Friday, June 6, 2014

Carrying the platform ten thousand miles (1977)

From the March 1977 issue of the Socialist Standard

When two members made known that they were visiting the USA as speakers as well as fraternal delegates to the conference of our Companion party of the WSP, the Socialist Party of Canada wanted them too. The result was that by the time our pair arrived in Boston on 9th October an itinerary right from Canada, down the West Coast to California and back to Montreal, had taken shape.

Things started moving in Boston, Pennsylvania, New York City, New Jersey, and New York State. A flood of striking publicity material went out to radio stations and universities; lectures, seminars and interviews were lined up.

The tour started with a one-hour talk on the history of the SPGB at the Boston Conference. Monday being Labour Day made an ideal occasion for an outdoor meeting—out we went, quickly gathering a crowd before whom we had a running debate with a divinity student on Socialism versus religion, Next morning we were up and away for our first college date a Stroudsberg University, Pennsylvania. 50 students of the political science faculty were the audience; "Marx or Lenin" was the subject. Then to New York for the Barrie Faber radio show (biggest commercial station in New York) with seven speakers, who started arguing about Carter and Ford but ended discussing Socialism.

And so it went on day after day. College lectures, radio programmes, newspaper interviews across the continent, finishing with a great meeting of students at Bishops College, Lennoxville, Quebec, on 15th November. In 44 days we gave talks at some of the biggest colleges in North America including Winnipeg, Vancouver, Los Angeles and San Francisco. We had to refuse others because of the itinerary. We had invitations to Columbia, New York, and New York Polytechnic (whose dean of political science interviewed our man on WBAI radio). Berkeley, California, and Edmonton, Alberta, wanted notice which we could not give to organize lectures for the whole faculty.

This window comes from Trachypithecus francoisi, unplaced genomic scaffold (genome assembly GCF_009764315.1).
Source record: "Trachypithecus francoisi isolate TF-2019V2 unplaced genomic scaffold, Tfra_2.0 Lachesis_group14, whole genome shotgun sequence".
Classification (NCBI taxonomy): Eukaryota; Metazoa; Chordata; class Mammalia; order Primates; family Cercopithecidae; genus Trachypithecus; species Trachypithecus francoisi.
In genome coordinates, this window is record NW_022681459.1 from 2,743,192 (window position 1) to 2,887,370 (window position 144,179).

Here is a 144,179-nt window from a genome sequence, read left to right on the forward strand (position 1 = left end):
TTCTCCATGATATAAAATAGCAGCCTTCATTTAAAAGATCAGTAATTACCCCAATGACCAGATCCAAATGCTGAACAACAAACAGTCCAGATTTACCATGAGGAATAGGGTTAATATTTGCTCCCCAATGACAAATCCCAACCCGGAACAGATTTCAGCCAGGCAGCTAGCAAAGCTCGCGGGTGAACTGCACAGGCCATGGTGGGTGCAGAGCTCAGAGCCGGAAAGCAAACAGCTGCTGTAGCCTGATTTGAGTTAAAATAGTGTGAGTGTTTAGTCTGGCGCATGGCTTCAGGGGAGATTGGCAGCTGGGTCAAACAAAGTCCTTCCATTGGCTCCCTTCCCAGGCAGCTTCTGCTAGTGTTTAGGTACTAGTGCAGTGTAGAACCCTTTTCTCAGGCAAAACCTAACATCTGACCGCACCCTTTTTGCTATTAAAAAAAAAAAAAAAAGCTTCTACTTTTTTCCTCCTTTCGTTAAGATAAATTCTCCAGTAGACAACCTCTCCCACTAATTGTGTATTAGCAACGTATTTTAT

There were twelve radio interviews, in most cases phone-ins—sometimes two hours answering questions about the SPGB and Socialism, the Labour Party, Marxism, the Communist Party, etc. In Winnipeg an irate lady shouted "Get the old goat off the air and out of Canada at once"; whereupon another rang in to apologise profusely. The response to the interviews was terrific, and the interviewers were delighted. Jack Webster, whose programme is heard by millions on the West Coast, said: "You are listening to a real Socialist now—not a British Labour Party phoney." He added: "I'm going to announce your meeting at the Langara College"—which he did, with the result that the hall was packed.

On television in Vancouver City we had five minutes to answer questions like "What is your opinion of Russia today?" The studio audience applauded the answers spontaneously, and the producer said "We could have done with half an hour of you!" At Bucknell University they gave out a leaflet describing our speaker as "a modern Robin Hood who stands up for the poor against the rich, every Sunday in Hyde Park, London".

Then three days' trek in the Greyhound bus across Ontario. Anyone who thinks the world overpopulated should make the trip: in two days we saw one man and two moose. Arrived in Winnipeg, radio all the morning, university in the afternoon, having broken our journey to speak at Sullivan County College, Monticello, NY State. A debate with a City Councillor on aspects of Marx. In Edmonton listeners rang in and offered to drive us to the university. Whole afternoon discussing with political science tutors. Another 1500 miles through the Rockies, arriving in Vancouver at 12.45 a.m. They greeted us with bad news: we had to be up again at 5 to catch the ferry to the Island, to be on TV at 10. More colleges, more radio shows. In Vancouver we met Chris Luff (94) and Harry Brownrigg (91) and photographed Lestor's Corner (could not speak there—it's a car park now).

5th November, the long drive to 'Frisco. In Los Angeles we gate-crashed a meeting of the "Marxist Group" at the university; after speaking, we were pressed to stay for more—sorry, we have to go! All aboard the New York bus! Change at St. Louis and Chicago! (How we groaned that, of all the cities of the USA, in this one—home of the IWW and the Kerr Publishing Co., famous for its Socialist lectures in the 'twenties, we had no meetings.)